"Ah-one, and ah-two and ah-three . . ."
With those words echoing nostalgically and the old champagne machine bubbling, "The Lawrence Welk Show" returns this week, replete with its trademark accordion polkas and big band numbers.
Well, it sort of returns.
Though the 88-year-old Mr. Welk is retired and bedridden in Santa Monica, Calif., his sidekick of 30 years, mild-mannered accordionist Myron Floren, is headlining a six-day, five-city tour billed as "The Stars of Lawrence Welk" that swings into the Meyerhoff Symphony Hall tomorrow for two shows at 1 p.m. and 5 p.m.
Along with Mr. Floren, nine Welk veterans are featured, including singer Ralna English, singer/dancer Arthur Duncan, singer/pianist Jo Ann Castle and the dancing team of Bobby Burgess and Barbara Boylan.
"The Lawrence Welk Show" -- gone 10 years now from television and alien to the minds of an entire generation -- went national in 1955 after four years in Los Angeles and didn't end until 1982. Mr. Welk literally grew old with his audience.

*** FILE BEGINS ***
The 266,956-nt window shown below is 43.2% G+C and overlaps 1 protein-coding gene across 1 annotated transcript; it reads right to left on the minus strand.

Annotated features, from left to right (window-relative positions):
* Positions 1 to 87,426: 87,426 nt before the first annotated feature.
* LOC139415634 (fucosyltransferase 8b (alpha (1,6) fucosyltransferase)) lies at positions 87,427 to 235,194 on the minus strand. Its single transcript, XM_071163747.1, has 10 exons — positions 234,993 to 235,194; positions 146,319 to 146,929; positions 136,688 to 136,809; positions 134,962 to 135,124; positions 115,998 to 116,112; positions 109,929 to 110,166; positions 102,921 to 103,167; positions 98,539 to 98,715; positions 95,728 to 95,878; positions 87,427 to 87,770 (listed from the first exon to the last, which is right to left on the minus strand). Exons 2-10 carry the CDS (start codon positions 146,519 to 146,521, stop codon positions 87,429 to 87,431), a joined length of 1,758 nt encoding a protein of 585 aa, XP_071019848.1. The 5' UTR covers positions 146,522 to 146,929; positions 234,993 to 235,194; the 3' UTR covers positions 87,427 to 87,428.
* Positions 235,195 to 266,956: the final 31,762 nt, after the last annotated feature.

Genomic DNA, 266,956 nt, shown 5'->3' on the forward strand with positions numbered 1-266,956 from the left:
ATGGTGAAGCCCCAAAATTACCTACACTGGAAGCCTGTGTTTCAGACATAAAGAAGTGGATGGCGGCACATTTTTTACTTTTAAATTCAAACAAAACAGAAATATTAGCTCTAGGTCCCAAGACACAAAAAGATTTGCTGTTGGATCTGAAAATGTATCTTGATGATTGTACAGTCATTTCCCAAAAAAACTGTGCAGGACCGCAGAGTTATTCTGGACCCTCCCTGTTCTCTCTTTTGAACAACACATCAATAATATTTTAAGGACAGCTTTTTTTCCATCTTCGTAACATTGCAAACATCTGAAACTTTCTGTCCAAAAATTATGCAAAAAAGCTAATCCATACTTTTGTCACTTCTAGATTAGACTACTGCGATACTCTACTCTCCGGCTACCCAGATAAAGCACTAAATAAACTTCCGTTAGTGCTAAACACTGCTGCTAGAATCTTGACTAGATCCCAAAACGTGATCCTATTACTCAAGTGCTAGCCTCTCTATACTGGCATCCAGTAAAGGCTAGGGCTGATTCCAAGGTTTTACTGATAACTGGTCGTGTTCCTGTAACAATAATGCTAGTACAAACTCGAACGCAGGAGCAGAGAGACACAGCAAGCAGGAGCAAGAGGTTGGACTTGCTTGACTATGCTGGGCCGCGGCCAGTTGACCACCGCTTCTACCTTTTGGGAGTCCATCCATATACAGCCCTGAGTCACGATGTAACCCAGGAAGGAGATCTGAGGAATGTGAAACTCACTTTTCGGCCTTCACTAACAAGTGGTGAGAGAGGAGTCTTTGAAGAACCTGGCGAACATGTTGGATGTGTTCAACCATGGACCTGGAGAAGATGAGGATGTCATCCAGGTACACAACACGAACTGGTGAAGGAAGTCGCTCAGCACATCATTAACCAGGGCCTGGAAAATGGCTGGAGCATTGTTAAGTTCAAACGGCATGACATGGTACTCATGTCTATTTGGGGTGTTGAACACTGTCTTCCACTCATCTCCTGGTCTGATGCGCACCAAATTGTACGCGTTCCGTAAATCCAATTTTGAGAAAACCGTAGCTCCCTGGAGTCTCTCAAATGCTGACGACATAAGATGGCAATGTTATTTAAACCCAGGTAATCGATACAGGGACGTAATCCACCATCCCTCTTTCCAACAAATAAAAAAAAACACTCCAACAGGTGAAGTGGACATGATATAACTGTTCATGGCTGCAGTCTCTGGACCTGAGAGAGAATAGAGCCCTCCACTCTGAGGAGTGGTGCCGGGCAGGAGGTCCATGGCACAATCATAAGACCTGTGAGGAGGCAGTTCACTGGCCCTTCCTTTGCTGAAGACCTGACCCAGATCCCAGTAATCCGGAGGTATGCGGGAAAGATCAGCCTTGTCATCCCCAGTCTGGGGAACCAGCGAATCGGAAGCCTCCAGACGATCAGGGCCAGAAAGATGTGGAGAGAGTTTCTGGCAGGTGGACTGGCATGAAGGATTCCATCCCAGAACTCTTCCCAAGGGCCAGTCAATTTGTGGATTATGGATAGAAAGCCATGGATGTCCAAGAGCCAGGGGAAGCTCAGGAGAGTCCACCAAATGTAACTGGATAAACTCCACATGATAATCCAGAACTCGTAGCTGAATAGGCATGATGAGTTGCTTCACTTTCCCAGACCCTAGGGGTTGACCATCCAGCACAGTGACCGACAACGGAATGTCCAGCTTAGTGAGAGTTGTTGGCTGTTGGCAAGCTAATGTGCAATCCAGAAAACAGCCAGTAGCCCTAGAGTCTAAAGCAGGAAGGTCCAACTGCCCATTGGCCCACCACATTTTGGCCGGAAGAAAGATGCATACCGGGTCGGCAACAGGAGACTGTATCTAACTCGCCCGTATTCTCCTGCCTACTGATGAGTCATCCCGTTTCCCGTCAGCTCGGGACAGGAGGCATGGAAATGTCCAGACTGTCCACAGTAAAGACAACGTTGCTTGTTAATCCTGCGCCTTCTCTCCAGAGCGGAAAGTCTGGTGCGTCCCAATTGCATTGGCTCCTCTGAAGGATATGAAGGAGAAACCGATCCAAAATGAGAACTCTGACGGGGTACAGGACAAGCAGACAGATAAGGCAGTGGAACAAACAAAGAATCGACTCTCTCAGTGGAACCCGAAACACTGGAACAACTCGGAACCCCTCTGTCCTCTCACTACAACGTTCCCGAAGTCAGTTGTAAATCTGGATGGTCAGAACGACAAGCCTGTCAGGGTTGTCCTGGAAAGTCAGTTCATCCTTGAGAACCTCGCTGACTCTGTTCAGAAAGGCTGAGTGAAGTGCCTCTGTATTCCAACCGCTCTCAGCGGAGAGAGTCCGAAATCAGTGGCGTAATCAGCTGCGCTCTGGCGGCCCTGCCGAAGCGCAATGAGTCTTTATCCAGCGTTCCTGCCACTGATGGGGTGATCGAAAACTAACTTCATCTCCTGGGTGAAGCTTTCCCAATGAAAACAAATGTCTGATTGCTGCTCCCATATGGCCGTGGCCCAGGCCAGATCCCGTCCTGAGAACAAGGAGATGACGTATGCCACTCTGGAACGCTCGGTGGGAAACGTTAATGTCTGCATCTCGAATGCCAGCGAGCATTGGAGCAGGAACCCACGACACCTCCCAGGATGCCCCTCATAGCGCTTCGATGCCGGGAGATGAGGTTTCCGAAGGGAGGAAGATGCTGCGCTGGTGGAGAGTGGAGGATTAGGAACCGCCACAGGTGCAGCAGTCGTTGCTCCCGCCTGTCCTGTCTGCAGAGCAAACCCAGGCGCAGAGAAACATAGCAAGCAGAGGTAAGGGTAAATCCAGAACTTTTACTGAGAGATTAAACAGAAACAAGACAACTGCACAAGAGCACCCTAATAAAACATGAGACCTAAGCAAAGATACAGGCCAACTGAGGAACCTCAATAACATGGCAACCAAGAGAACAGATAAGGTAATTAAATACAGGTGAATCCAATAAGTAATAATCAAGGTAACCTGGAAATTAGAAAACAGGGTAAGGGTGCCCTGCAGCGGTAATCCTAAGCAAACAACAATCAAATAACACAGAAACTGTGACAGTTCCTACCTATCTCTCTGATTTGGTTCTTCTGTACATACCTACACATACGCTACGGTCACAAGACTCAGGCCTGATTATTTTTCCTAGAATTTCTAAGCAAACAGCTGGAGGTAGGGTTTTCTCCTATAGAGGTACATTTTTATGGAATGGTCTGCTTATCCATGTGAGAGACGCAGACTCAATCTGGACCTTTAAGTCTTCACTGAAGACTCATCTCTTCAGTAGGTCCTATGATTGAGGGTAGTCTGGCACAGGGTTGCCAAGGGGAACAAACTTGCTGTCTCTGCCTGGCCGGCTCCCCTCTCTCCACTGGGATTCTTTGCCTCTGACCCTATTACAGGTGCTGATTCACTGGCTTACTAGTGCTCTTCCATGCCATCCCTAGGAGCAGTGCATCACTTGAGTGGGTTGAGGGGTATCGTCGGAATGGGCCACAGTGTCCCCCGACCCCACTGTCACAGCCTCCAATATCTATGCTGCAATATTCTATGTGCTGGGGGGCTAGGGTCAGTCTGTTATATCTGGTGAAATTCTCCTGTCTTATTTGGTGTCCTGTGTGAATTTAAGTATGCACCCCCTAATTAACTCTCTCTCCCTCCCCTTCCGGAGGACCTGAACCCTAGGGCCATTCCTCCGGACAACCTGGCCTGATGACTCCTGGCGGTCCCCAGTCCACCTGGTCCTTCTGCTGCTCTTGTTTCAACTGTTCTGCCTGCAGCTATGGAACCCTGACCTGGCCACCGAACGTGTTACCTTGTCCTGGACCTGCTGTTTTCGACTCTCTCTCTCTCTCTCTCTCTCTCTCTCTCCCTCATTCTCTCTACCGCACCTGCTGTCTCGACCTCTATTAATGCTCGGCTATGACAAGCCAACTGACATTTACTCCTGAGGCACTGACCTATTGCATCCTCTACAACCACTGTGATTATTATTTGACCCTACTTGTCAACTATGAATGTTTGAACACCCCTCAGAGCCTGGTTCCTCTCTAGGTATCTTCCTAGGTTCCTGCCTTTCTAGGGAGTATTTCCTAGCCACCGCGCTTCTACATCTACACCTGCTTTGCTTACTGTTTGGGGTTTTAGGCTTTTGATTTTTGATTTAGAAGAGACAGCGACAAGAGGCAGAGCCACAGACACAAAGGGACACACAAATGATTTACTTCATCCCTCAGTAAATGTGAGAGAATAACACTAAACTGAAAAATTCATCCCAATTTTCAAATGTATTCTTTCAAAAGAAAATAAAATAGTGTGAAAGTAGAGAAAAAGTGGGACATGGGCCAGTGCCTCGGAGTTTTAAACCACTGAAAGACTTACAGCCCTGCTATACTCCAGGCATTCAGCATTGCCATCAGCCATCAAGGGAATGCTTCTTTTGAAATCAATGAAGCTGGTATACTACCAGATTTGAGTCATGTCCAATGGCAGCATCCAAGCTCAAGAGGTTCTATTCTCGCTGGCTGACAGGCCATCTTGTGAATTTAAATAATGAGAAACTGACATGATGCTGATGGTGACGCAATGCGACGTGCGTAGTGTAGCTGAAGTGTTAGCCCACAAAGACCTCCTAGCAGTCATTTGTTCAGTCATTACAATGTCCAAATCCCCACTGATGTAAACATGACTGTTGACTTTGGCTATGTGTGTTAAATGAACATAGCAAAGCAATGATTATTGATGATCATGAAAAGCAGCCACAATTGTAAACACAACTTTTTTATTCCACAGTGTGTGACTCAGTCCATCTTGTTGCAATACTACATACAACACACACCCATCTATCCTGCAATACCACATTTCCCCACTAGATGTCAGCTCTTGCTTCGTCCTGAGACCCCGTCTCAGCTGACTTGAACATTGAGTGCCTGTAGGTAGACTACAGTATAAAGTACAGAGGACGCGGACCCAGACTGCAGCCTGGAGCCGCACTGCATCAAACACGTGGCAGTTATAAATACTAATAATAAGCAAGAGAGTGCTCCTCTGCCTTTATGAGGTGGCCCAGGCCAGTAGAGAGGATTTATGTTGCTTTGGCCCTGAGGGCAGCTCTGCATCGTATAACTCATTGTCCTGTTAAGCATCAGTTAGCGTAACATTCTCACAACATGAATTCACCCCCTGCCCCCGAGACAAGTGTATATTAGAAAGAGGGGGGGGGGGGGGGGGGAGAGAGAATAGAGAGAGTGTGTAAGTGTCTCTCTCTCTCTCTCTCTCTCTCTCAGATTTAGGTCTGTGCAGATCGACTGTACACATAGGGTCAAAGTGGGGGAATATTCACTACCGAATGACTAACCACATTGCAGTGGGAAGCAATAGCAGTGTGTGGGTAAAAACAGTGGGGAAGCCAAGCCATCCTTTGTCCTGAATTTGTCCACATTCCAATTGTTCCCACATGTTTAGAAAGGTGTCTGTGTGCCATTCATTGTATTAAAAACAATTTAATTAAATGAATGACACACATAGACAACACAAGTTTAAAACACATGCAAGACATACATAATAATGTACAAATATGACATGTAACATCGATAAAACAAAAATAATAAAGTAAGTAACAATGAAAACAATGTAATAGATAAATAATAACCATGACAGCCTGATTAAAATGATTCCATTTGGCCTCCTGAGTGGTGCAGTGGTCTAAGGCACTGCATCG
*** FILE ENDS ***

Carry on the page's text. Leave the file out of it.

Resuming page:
"After 32 years with Lawrence, you miss him," Mr. Floren said in a telephone interview from Niagara Falls, N.Y, "He was really a stickler for good, clean music and entertainment. He knew his audience."
Now that the show is off the air, Mr. Floren spends his time on the road, flying 250,000 miles a year and doing between 150 and 200 shows annually with his big bands and other members of the Welk clan. "As Lawrence would say, it's a musical family, and that's just the way we feel about it," Mr. Floren said.
Though he doesn't spend much time at his home in Rolling Hills, Calif., the South Dakota native still drops in on Mr. Welk, whose residence is visible from his back porch. "He's 88, and showing his age," said the band leader.
The touring show features about 30 numbers, including some medleys, and it concludes with a patriotic tribute to members of the armed forces. Mr. Floren will play such favorites as "Roll Out the Barrel" and "Dance of the Comedians."
Singer Joe Feeney, long-time Welk regular Barney Liddell on trombone, singer Jim Roberts and clarinetist Henry Cuesta also are featured.
Though the show's audience consists mainly of senior citizens, Mr. Floren said he spotted "quite a few" younger people at a recent stop in Columbus, Ohio. That show sold out, and Mr. Floren anticipates another reunion tour after this one, which has included Buffalo, Boston and Philadelphia along with Baltimore. "The success of this one almost necessitates that we do more shows like this," he said.
The cast will gather later Cincinnati to videotape a show scheduled for airing on PBS in December. "There is still a great interest in big band music and the people of Lawrence Welk," said Mr. Floren.
The Stars of Lawrence Welk
Where: Meyerhoff Hall, 1212 Cathedral St.
When: Tomorrow, 1 p.m. and 5 p.m.